Starlight Flowering Dogwood

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The starlight flowering dogwood tree is the result of breeding a Kousa dogwood, Cornus kousa, with a Pacific dogwood, Cornus nuttallii. This winter-hardy dogwood variety is also known for being disease-resistant. The lovely blossoms of the starlight flowering dogwood cause birds, bees and butterflies to flock, making the tree even more appealing to wildlife lovers.

Features

  • Starlight flowering dogwoods can grow to a height between 20 and 30 feet with spreads that can reach over 20 feet in diameter. According to Rutgers University, the white blossoms can have a slightly greenish tinge and are actually bracts (similar to the "flowers" of poinsettia plants) that can grow between 4 and 5 inches. The tips of the blossoms are pointier, whereas other varieties of dogwood trees have blossoms with tips that are more rounded. In the fall, starlight flowering dogwoods produce fruit that look a lot like strawberries.

Growing Requirements

  • The starlight will grow in USDA zones 6a to 8b, however, in the warmer regions it is important to ensure that the tree receives plenty of shade (dogwoods prefer partial shade even in the cooler regions). Although dogwoods can tolerate many soil types, nutrient-rich, slightly acidic soil that drains well helps develop a strong and healthy tree.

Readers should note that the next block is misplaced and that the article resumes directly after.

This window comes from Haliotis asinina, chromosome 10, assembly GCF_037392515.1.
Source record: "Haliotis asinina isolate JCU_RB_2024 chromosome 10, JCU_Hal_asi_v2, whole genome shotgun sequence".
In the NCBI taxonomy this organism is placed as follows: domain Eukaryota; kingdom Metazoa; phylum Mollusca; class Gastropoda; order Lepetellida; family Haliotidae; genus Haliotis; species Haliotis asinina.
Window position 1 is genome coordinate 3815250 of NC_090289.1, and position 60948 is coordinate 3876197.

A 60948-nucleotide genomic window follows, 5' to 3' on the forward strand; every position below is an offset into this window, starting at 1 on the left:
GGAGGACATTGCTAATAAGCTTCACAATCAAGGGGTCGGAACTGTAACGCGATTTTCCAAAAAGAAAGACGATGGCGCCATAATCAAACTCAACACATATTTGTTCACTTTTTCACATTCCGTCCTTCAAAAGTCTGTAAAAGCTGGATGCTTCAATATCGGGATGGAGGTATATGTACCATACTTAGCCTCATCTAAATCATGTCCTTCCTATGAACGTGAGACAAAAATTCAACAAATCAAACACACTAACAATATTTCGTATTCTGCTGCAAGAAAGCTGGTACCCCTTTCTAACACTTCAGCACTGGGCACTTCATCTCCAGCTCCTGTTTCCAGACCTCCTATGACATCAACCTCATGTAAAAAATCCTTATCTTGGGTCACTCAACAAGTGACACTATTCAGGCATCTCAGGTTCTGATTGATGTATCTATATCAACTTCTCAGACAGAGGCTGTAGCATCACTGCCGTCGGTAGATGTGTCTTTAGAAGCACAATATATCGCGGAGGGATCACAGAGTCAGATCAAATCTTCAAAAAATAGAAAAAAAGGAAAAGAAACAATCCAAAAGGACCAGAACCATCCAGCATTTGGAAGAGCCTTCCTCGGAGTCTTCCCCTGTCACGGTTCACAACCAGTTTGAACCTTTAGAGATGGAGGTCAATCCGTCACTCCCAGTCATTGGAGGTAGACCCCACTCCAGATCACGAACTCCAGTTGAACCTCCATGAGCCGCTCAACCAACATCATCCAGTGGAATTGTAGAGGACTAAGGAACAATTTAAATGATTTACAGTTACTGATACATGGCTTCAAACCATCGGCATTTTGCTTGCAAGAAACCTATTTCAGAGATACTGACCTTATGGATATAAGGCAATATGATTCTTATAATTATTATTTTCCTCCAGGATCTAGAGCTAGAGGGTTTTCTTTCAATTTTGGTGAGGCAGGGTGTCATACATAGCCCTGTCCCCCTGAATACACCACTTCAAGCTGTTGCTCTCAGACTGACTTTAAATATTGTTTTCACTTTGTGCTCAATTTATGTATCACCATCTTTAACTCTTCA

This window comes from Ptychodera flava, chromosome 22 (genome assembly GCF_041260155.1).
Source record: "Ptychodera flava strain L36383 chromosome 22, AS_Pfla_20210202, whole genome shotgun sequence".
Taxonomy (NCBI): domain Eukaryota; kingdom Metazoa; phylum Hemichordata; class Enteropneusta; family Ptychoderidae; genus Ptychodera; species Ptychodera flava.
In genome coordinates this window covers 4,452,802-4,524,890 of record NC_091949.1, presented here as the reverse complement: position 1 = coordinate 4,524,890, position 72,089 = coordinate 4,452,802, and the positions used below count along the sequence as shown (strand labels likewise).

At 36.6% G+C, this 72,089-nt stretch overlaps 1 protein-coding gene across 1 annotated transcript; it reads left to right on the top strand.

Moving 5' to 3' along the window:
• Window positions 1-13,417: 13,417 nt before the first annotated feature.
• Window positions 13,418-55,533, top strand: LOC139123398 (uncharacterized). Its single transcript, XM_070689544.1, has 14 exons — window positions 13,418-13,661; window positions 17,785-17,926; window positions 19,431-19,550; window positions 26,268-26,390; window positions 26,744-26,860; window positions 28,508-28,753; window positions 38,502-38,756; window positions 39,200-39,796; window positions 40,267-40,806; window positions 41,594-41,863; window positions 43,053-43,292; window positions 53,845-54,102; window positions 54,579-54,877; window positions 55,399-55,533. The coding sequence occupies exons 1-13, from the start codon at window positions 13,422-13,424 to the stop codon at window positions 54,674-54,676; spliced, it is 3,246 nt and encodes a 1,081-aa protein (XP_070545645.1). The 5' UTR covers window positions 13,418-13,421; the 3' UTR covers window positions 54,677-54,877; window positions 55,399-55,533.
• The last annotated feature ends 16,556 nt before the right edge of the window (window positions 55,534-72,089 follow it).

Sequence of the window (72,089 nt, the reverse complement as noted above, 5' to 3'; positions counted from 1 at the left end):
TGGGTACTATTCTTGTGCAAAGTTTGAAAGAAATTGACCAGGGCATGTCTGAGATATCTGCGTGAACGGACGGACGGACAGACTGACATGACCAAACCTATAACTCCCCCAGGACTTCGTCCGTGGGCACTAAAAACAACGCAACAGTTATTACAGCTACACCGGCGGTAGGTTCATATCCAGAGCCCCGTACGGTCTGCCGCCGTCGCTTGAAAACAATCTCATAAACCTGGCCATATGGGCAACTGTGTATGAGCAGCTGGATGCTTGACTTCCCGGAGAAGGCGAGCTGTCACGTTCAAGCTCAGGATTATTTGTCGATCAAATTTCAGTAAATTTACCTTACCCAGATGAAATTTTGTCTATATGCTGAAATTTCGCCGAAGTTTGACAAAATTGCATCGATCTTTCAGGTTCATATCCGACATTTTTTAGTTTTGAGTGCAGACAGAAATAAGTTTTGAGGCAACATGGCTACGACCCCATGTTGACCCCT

Planting

  • Dig a hole that is approximately three times the diameter of the root ball and plant the tree so that it remains just slightly above soil level. Carefully fill in the space on the sides of the root ball with the original soil or a mixture of the original soil and some organic matter. Apply a layer of mulch about 2 inches out from the trunk of the tree and water well.

Care

  • Water regularly until the tree has been established. Dogwood trees’ soil should remain moist (but should not sit in a pool of water), usually requiring watering one to two times a week. Unless you have poor soil quality you should not have to add fertilizer. Pruning is generally only needed to create a desired shape.

Problems

  • According to Rutgers University there have been no insect or disease problems in the 30 years since the original hybrid tree was planted. There are many varieties of dogwood trees that fall prey to anthracnose and powdery mildew, but starlights are known for being generally problem-free. They are even known for being able to withstand drought fairly well, another plus that is mainly unique to starlights.

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